The Nielsen Social Media Report and What It Means to Customer Service


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It’s fun to look at annual studies and marvel at the stats, because the speed of social media has gone from zero to off the scale and has stayed that way. The gas pedal is all the way to the floor.

That’s clearly the conclusion you can draw from reading Nielsen’s State of the Media: The Social Media Report Q3 2011. There are some impressive stats in the report, and a few of them are particularly interesting for social enterprises looking to gain an edge over the competition. For example, these facts bear closer scrutiny:

  • 80% of American internet users are on the internet and spend about one quarter of that online time on social networks and blogs. Possibly as a result of this, social networks and blogs increasingly influence buying decisions.
  • Social network users are 12% more likely to shop online than the average internet user, and half of them are following brands.
  • Internet users over the age of 55 are driving the growth of social networking through mobile devices–and 2x as many of them as last year are visiting social networking sites. Social networking apps are up 30% from the same time last year.

What conclusions can we draw from these insights, particularly when we look at them in the aggregate? They seem to align with a few of our team’s favorite megatrends:

1, Companies need to standardize support across multiple channels.

The debate about whether to support customers on social networking sites like Twitter and Facebook would seem to be over, at least for companies selling their products on the Internet. Being present everywhere your customers spend time is going to pay off. This kind of pervasive customer service and engagement is disruptive. Companies that concentrate on removing friction and barriers to the customer experience at every touchpoint can turn customer service and support into a competitive advantage.

One of our customers created a vocal evangelist just by paying for a tailor to replace a unique button. Where did the complaint come in? Twitter. Where did the praise go out? The customer’s popular blog. An evangelist is born, all because support via Twitter was offered.

2. Companies need to invest in the new customer service employee, because they are worth their weight in gold.

It’s increasingly important to find and care for the right people to provide today’s amplified service on all these channels, and find ways to elevate their role. This new agent envisions a career path in customer service and support. These college-educated, multi-taskers will contribute to moving customer service from a cost center to a business driver. Remember, like a doctor’s receptionist (and we all know how damaging or helpful these employees can be!) a support agent is the human interface with your brand, so it’s a powerful position. The customer service agent is still undervalued and underpaid. This must change.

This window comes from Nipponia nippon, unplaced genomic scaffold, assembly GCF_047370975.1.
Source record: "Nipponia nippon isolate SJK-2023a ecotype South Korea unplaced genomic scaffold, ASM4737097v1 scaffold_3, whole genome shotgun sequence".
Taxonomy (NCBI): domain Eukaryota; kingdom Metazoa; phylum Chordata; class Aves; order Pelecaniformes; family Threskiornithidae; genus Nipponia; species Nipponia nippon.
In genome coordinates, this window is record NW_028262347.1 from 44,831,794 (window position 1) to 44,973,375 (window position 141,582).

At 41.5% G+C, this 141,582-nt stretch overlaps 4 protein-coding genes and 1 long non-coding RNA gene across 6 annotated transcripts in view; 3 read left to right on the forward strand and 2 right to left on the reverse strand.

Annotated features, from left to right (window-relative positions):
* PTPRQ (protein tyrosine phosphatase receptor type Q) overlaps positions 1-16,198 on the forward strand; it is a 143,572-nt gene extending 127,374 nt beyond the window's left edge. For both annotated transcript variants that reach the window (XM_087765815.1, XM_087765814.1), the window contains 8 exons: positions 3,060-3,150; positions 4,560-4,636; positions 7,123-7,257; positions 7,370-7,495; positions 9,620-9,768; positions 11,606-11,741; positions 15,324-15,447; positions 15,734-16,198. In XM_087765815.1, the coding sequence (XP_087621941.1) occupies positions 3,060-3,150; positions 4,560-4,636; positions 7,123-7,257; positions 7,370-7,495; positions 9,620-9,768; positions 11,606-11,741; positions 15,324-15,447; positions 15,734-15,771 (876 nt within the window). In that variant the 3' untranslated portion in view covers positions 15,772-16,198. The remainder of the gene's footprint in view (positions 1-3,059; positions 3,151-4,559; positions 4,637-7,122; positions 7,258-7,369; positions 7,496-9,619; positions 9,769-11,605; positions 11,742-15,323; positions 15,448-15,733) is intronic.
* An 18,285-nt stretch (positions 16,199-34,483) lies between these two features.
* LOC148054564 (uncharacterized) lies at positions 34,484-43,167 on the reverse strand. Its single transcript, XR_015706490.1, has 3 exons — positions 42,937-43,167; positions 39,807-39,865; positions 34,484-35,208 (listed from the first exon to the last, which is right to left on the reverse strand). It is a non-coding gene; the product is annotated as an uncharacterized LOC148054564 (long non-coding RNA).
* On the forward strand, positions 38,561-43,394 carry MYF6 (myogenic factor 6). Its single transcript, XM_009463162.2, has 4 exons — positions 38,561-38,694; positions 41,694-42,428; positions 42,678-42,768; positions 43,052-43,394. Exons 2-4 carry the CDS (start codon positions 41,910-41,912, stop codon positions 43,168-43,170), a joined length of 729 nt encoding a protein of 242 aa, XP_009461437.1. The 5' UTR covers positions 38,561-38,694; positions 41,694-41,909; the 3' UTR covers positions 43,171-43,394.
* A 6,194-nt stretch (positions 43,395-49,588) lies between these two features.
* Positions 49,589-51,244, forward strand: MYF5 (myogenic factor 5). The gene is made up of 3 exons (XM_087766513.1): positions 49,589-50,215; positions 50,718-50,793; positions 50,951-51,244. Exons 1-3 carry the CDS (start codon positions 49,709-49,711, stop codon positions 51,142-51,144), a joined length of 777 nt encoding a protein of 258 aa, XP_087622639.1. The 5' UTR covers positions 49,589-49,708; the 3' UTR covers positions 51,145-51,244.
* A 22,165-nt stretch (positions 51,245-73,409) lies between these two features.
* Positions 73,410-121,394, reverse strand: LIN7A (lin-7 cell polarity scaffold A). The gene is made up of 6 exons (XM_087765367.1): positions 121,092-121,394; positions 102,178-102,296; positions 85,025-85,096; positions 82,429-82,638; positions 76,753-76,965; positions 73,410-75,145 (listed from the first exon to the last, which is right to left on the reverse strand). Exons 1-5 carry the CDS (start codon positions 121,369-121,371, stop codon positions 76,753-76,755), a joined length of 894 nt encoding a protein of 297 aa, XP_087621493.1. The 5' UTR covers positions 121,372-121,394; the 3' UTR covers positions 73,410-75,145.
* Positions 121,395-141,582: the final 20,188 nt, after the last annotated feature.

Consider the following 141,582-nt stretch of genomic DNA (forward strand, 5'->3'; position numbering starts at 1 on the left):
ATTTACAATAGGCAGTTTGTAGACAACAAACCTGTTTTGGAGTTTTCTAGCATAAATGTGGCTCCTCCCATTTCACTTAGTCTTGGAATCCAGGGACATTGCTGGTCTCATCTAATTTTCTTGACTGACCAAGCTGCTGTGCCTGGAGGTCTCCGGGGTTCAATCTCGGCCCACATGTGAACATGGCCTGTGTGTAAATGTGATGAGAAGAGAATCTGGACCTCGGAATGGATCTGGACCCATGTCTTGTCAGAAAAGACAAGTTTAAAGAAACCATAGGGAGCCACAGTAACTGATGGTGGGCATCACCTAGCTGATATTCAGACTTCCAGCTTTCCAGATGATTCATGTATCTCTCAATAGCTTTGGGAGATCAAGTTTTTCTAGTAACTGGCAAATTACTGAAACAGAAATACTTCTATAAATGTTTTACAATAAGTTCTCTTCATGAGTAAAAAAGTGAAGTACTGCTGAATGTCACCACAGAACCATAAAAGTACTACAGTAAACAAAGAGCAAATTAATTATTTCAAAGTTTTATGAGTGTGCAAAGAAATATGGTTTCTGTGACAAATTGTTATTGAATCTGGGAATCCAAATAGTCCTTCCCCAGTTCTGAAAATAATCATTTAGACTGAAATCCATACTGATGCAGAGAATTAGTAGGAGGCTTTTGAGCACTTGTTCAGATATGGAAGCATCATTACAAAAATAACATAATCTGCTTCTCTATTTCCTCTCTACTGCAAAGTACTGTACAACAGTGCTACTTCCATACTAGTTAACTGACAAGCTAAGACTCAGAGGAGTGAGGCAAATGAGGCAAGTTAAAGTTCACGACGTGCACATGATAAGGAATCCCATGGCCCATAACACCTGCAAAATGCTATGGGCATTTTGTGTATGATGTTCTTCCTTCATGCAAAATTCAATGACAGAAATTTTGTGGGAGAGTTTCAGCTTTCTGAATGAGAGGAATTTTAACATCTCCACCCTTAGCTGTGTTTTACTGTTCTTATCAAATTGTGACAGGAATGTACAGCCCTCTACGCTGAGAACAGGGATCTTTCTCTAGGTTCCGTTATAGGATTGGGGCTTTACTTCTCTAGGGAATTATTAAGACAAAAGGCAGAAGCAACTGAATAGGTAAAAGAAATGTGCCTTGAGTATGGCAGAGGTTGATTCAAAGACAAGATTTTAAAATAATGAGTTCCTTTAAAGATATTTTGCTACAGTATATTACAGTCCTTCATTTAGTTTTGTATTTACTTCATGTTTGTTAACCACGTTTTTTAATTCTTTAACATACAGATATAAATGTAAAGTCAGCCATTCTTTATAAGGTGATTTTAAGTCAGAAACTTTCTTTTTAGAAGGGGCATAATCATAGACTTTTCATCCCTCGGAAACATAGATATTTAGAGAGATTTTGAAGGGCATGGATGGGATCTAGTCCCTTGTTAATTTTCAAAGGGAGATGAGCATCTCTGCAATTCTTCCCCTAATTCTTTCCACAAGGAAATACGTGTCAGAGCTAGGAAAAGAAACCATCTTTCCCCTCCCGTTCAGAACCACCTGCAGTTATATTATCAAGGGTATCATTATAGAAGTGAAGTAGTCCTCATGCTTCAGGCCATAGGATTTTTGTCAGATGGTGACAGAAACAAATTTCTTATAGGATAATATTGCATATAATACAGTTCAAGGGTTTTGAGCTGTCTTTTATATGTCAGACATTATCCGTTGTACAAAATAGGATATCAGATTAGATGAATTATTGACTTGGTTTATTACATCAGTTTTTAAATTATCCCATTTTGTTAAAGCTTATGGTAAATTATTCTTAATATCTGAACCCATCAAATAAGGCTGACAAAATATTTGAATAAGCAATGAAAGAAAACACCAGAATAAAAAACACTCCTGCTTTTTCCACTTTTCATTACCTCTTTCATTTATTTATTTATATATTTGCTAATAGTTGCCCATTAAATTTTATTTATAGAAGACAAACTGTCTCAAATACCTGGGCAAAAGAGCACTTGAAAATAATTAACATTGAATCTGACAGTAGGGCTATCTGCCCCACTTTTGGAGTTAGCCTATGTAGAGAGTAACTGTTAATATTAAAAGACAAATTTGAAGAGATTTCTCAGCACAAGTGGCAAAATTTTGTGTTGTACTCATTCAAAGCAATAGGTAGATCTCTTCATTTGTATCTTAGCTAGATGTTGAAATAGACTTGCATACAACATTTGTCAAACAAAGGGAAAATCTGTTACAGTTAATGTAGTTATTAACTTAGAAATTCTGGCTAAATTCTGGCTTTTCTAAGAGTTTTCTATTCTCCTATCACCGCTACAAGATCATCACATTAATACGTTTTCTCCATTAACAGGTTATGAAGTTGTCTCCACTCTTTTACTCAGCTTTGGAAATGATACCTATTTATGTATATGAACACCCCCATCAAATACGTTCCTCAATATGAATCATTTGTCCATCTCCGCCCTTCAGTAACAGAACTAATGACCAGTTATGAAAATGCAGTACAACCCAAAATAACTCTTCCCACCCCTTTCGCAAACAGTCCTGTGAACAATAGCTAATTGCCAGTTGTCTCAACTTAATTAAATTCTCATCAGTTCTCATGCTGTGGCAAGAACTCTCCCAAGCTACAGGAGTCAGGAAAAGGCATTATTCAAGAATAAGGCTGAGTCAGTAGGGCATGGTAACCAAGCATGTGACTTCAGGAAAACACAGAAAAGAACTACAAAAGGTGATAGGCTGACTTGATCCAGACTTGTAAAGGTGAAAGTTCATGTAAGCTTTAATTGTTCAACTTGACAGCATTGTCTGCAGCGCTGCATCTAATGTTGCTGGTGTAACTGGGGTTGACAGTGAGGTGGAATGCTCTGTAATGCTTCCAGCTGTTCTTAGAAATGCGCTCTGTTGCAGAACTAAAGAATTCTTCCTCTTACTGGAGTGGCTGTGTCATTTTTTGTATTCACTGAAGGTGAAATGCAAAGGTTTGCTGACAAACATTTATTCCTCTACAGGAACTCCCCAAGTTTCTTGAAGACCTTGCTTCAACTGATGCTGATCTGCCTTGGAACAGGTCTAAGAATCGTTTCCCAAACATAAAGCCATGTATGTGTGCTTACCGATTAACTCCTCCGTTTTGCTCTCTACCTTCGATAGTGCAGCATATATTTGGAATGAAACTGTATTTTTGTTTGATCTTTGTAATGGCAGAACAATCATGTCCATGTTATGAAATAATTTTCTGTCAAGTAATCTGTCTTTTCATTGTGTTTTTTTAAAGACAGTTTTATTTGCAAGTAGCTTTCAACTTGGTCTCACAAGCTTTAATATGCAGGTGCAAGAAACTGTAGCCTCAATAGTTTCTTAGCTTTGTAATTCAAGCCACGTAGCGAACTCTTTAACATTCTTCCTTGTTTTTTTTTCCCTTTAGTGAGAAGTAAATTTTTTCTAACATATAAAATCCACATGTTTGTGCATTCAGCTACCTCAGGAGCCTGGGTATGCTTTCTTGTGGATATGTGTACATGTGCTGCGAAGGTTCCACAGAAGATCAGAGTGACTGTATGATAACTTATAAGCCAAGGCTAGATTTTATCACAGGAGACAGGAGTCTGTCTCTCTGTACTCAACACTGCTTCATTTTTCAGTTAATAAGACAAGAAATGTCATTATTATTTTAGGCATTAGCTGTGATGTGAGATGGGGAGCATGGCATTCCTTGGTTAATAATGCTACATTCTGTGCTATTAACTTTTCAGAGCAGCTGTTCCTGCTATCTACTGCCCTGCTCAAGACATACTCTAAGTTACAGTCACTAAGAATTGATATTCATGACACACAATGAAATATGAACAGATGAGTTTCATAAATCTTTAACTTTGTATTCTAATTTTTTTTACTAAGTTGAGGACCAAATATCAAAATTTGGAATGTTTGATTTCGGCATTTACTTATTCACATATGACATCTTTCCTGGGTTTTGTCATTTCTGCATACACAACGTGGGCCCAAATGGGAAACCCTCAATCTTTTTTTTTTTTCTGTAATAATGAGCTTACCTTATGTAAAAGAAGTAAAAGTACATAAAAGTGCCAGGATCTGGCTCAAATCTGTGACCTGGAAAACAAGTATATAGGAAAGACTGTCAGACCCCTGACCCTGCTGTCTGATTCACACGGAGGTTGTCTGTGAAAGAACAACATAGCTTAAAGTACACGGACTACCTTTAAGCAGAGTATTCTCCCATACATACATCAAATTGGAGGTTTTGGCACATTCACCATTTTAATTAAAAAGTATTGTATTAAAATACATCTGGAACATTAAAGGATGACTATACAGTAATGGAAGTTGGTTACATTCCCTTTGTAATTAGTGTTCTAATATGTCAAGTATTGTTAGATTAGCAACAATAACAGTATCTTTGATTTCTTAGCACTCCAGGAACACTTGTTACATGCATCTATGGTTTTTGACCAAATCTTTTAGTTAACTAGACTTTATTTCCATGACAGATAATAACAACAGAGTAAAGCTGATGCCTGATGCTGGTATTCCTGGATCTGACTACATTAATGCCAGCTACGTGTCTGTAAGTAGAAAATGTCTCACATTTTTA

3. Social networks are ideal ways to get close to customers–and it really works.

The new trendy word is this: co-creation. One of my favorite Assistly customers is Diamond Candles. Diamond (a piece of jewelry–a ring–comes in every one of their candles!) is absolutely committed to the social model for their business. In fact, they’re up for this year’s SPIKE Awards, to be announced on October 18. The SPIKE Awards recognizes the “best uses of social strategies, processes and supporting technologies to improve innovation, product development and product management.”

Instead of relying on traditional market research and trend analysis, Diamond Candles has developed a way to crowdsource idea submission and ask their existing fans and customers for future scents to develop and bring to market. Fans and customers can propose ideas for scents and vote on the suggestions submitted by their peers. Diamond Candles takes the top 10% of voter suggestions and cross-reference with market trend analysis to make final decisions on new scents.

The result? Since launching their new crowdsourcing tool about a month ago, Diamond Candles has received over 5,000 votes on user-generated scent suggestions and 250+ new scent suggestions from their existing customers and fan base. This has provided the company with actionable and real-time information to guide their product development.

At Diamond Candles, co-creation and advocacy are paying off. (If you want to see what all the excitement is about, check out their Facebook page.

4. Encourage self service (and build your knowledge base) so customers have a choice about how they get their information.

People are more comfortable with technology in general and mobile devices in particular–even the over-55 population, as Neilsen reports. It makes sense to maintain a useful support center to satisfy customers who want to find their own answers. This decreases service requests. We hear from our own customers just how much difference this can make. Andrew Gazdecki of Bizness Apps said this about his well-utilized Help Center: “Before Assistly we had 100+ cases a day. Now, we only have 10-20 because our customers are helping themselves. An 80% reduction in cases!”

Communities, too, will begin to have a stronger impact on knowledge management. The wisdom that emerges from community discussions will need to be incorporated into knowledge bases and used to unearth the issues that affect customer experience.

If there’s any lingering doubt about the progress and power of social media, there’s one fact that should be persuasive: Facebook today is as big as of the entire internet as of 2004.

Republished with author's permission from original post.

Alyson Stone
Alyson Stone is Content Director for Pipeliner CRM, a sales pipeline management tool built by salespeople for salespeople.


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